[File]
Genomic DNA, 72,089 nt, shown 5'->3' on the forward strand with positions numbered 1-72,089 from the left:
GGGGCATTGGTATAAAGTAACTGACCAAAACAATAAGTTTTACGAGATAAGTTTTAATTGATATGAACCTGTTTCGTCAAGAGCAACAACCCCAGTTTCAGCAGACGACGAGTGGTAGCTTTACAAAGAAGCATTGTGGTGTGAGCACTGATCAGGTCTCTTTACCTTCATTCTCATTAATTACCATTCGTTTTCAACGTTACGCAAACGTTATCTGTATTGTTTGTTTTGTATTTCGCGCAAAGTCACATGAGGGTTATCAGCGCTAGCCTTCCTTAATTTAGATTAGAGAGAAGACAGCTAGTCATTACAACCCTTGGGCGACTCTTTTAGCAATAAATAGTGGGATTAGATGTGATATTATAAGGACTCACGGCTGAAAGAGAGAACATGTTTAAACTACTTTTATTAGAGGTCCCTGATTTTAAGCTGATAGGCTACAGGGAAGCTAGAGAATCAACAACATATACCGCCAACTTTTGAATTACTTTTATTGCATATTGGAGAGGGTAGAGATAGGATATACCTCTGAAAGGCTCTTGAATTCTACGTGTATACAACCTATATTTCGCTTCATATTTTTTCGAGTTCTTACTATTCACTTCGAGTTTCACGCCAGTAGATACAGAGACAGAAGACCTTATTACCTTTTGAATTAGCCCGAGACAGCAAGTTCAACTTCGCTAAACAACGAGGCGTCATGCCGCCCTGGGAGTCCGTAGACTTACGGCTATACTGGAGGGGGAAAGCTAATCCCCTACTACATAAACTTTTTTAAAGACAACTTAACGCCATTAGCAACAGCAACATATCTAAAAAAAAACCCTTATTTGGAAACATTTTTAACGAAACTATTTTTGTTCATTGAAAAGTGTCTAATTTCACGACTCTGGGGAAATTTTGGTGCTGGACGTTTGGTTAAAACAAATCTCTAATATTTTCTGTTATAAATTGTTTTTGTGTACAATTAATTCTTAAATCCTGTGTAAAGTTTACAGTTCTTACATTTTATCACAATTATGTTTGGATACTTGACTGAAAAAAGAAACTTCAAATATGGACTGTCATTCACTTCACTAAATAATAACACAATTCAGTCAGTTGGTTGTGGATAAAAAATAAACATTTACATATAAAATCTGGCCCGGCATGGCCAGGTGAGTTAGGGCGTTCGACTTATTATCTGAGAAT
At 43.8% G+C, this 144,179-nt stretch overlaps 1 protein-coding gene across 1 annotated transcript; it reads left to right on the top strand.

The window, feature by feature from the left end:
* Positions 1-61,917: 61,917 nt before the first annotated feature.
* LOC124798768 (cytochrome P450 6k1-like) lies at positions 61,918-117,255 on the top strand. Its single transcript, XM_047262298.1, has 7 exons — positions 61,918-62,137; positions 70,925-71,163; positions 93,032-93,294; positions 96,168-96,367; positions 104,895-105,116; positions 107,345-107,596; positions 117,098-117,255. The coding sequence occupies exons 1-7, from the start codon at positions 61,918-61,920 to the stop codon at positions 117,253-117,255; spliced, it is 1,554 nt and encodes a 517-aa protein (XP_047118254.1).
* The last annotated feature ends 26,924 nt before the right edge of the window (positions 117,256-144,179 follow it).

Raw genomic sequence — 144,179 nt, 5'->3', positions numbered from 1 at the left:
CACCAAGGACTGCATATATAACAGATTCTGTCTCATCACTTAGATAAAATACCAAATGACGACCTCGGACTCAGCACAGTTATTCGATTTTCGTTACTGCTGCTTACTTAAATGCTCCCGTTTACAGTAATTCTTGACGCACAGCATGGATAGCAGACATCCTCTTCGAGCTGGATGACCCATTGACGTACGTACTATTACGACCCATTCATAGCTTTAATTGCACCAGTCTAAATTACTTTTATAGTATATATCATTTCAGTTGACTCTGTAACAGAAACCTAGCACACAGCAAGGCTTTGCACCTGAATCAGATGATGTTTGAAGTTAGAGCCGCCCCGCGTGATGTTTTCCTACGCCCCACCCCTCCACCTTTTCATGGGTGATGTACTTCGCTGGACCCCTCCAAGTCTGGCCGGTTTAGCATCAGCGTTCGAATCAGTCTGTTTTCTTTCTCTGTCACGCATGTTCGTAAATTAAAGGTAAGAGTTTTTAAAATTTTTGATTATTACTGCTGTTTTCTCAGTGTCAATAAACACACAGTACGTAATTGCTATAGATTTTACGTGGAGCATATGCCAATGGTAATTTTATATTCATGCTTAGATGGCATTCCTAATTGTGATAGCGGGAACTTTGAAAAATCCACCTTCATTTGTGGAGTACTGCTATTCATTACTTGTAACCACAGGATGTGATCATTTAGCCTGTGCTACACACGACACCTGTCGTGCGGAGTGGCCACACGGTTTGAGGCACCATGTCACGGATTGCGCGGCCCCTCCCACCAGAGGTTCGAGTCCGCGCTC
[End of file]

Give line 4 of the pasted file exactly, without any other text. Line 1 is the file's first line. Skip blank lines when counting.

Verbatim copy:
The window, feature by feature from the left end: